Vickram’s View: The PixSense Story

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PixSense launched its new, wide range of installables for cellphones at DEMO/fall in San Diego on Monday September 25, 2006.

I met with Adnan Agboatwala, who captains the development of this remarkable new application and service as managing director of PixSense development operations in Pakistan. He’s also co-founder of PixSense worldwide. Together with CEO Faraz Hoodbhoy and chairman Anurag Mendhekar, whose background includes building the backbone for Yahoo! Anywhere, he has built a useful and compelling application now running on the web, but capable of being controlled from ordinary new cellphones (the kind that take pictures and video).

Adnan told me how the application was conceived, developed and marketed, and where they expect to take it in the next couple of years. Of the three founding members, Adnan has chosen to drive the development activity out of Pakistan, while Faraz and Anurag manage the marketing and global strategy out of the US. All three of them have experienced being part of new, new things before, and this one is the first they have created together.

PixSense (whose byline is simply “Click. Done.”) was born out of the frustration of digital phone/camera users to share and manage photographs. This happened to Anurag’s wife, who had just bought a fancy digital camera, but was soon bogged down by the technicalities of getting the pictures into her computer. She dumped the camera, but inspiration had already struck, and only the remaining 99 percent needed to be sweated out.

The friends spent the next few coffee sessions at Mountain View’s Castro Street Starbucks, blocking out the working parameters of a solution to address this seemingly important gap in functionality and, more importantly, defining where and how the application would fit. They decided to address the problems faced by mobile users rather than the entire digital camera concept. “We decided to give it six months, threw in some cash, and I came back to Pakistan to develop the application,” Adnan commented.

This happened between February and June 2005, and the company had a working service for some models of mobile phones by November last year. “Working with phones is very different from the traditional PC applications, because just about each and every model needs distinct customisation. It’s not like developing once and porting among platforms,” grins Adnan. Even on seemingly compatible phones, versions of operating systems have proliferated, each one needing customisation before the service becomes accessible.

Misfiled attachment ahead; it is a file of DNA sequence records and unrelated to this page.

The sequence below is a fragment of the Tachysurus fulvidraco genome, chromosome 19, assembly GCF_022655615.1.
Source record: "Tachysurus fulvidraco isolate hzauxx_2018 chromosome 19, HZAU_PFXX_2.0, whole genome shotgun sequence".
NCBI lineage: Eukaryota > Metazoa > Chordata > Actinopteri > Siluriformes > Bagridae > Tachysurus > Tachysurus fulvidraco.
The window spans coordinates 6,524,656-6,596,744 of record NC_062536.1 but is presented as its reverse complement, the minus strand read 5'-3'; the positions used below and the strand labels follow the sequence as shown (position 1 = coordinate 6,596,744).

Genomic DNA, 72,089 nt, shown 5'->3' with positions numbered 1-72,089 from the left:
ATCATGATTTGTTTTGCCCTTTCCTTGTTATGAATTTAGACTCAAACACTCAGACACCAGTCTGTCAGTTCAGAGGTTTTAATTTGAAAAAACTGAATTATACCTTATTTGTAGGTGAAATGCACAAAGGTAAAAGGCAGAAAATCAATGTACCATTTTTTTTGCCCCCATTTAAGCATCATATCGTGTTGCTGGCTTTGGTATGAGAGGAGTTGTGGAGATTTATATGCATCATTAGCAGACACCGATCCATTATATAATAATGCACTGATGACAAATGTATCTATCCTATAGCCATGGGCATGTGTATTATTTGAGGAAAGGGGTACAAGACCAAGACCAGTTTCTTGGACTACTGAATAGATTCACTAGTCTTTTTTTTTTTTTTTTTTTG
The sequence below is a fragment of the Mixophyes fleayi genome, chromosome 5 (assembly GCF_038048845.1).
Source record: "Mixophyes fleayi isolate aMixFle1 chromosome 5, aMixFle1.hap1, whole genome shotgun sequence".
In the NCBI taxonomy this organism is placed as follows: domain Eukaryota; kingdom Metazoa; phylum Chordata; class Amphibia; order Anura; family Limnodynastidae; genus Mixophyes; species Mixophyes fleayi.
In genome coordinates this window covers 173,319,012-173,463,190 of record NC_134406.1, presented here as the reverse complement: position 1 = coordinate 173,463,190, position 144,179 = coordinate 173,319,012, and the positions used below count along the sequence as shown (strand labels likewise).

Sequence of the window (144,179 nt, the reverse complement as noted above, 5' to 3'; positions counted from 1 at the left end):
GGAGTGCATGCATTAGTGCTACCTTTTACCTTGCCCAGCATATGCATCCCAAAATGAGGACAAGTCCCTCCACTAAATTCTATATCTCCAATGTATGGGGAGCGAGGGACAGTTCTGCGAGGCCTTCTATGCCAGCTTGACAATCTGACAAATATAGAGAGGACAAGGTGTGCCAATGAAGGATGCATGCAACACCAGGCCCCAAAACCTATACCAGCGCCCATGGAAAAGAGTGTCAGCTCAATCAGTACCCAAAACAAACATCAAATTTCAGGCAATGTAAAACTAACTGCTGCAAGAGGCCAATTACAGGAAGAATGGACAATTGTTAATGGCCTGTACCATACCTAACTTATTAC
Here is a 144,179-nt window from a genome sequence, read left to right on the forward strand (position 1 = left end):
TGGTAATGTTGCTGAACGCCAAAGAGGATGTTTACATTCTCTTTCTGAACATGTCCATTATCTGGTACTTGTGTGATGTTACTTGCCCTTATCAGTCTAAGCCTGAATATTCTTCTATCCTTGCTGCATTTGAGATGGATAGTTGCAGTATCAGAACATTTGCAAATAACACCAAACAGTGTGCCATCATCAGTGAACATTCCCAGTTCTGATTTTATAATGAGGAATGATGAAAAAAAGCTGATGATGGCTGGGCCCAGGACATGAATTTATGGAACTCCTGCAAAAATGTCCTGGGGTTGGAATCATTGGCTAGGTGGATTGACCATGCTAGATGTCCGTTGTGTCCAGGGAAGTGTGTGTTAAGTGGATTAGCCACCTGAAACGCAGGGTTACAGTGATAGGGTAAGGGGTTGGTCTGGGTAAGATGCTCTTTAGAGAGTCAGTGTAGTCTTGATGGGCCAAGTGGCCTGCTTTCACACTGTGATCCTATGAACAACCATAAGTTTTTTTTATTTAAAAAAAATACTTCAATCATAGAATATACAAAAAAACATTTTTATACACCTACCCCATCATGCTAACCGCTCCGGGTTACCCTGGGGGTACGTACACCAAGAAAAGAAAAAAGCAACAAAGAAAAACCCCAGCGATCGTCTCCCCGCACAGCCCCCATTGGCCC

Essentially, with the application installed on a mobile phone, every picture and video file on the phone is immediately uploaded to the user’s space on the PixSense site, and can be shared as desired. It is then automatically erased from the phone, leaving its memory free for endless new visual creations. What this means is that the memory space on the web serves as the memory for the phone, instead of using up precious (and pretty expensive) flash bytespace. More importantly, with the application installed on the cellphone, uploading to the web becomes automatic and seamless, and the files can be shared freely with the complete experience managed from the phone, free of dependence on computers.

Anyone with a supported phone can sign up and download the application for free from the website, but this will change shortly, as the operations go commercial, and mobile phone operators start working it into their local service offerings. This is about to happen in Pakistan and China, and discussions are in progress in Japan, the U.S. and the U.K.

While the business offering in some mobile markets will continue to be served through mobile operators in the foreseeable future, the company is also working on deals with social networking sites in the US, whose members will be able to enhance their personal space idents with instant photography and videography, taken with a huge range of mobile phone devices from a number of manufacturers. Making the service meaningful in different mobile markets dictates such decisions.

Nokia’s range of phone devices looms large among the compatible models, as the company shares its current and forthcoming device models with PixSense to ensure seamless compatibility. The full range of models and the latest version of the application have been on the site since Monday, September 25, 2006.

PixSense expects revenues to hit around $30-50 million annually in the next two years, but won’t speculate yet on where it will go after that. Shaping the moment has already been a pretty cool achievement, I can’t help but imagine, and am eager to see how the future looks. Just think. Done.

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